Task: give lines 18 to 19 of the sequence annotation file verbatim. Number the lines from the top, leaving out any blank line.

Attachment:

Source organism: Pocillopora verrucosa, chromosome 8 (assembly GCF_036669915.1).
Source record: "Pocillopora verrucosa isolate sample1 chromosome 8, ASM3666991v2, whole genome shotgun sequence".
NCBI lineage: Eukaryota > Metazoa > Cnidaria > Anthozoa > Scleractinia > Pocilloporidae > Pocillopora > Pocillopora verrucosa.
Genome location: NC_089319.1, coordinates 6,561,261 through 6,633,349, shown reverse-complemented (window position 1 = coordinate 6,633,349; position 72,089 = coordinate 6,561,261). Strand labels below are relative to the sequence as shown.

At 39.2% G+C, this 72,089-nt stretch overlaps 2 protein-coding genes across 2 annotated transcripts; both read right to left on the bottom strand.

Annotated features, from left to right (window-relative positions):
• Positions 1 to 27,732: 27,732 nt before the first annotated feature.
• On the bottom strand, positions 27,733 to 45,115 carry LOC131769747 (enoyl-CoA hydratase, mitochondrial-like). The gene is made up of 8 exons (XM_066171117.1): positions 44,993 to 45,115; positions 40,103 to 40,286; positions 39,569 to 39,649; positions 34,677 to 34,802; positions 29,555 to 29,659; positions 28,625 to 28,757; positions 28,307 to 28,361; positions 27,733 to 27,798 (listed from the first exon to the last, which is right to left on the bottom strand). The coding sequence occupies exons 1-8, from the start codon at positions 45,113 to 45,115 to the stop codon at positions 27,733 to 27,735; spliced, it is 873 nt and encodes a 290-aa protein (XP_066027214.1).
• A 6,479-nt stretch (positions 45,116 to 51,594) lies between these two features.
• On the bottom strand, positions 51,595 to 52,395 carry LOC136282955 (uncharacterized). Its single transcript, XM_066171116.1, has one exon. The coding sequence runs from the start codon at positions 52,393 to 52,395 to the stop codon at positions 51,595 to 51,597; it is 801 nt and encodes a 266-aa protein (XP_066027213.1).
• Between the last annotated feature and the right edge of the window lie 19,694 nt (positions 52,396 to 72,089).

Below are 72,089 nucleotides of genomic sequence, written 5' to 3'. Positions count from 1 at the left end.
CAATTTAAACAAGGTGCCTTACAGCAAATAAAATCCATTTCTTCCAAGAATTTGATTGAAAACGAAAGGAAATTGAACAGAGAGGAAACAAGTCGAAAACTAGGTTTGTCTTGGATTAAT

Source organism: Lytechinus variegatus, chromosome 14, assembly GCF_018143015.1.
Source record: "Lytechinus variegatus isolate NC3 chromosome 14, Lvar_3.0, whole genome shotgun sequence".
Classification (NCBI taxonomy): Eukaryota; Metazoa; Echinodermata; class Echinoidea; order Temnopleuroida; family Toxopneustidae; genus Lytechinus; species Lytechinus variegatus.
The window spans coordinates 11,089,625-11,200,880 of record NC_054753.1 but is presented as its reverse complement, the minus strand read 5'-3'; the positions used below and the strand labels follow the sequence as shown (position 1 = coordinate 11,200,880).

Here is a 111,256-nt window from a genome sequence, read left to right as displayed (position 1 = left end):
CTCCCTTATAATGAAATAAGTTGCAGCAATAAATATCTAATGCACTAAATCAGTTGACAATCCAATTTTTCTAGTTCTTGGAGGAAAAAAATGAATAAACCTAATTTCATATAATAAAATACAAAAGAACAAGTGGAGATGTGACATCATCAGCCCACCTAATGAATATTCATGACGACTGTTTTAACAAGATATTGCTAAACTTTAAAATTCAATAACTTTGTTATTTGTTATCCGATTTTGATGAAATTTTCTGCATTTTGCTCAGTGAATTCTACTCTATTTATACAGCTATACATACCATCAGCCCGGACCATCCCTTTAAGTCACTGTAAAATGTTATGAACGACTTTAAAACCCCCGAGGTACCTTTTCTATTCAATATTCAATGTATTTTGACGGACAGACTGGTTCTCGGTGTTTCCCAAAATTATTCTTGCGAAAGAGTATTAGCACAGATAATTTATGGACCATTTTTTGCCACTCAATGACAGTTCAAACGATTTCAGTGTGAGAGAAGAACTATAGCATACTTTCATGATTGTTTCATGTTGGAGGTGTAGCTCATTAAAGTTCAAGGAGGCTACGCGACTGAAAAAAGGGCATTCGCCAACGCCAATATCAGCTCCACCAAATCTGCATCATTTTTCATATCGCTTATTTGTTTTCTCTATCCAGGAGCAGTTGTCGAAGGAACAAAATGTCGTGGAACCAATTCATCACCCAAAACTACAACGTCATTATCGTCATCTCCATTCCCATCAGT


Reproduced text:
Here is a 111,256-nt window from a genome sequence, read left to right as displayed (position 1 = left end):
CTCCCTTATAATGAAATAAGTTGCAGCAATAAATATCTAATGCACTAAATCAGTTGACAATCCAATTTTTCTAGTTCTTGGAGGAAAAAAATGAATAAACCTAATTTCATATAATAAAATACAAAAGAACAAGTGGAGATGTGACATCATCAGCCCACCTAATGAATATTCATGACGACTGTTTTAACAAGATATTGCTAAACTTTAAAATTCAATAACTTTGTTATTTGTTATCCGATTTTGATGAAATTTTCTGCATTTTGCTCAGTGAATTCTACTCTATTTATACAGCTATACATACCATCAGCCCGGACCATCCCTTTAAGTCACTGTAAAATGTTATGAACGACTTTAAAACCCCCGAGGTACCTTTTCTATTCAATATTCAATGTATTTTGACGGACAGACTGGTTCTCGGTGTTTCCCAAAATTATTCTTGCGAAAGAGTATTAGCACAGATAATTTATGGACCATTTTTTGCCACTCAATGACAGTTCAAACGATTTCAGTGTGAGAGAAGAACTATAGCATACTTTCATGATTGTTTCATGTTGGAGGTGTAGCTCATTAAAGTTCAAGGAGGCTACGCGACTGAAAAAAGGGCATTCGCCAACGCCAATATCAGCTCCACCAAATCTGCATCATTTTTCATATCGCTTATTTGTTTTCTCTATCCAGGAGCAGTTGTCGAAGGAACAAAATGTCGTGGAACCAATTCATCACCCAAAACTACAACGTCATTATCGTCATCTCCATTCCCATCAGT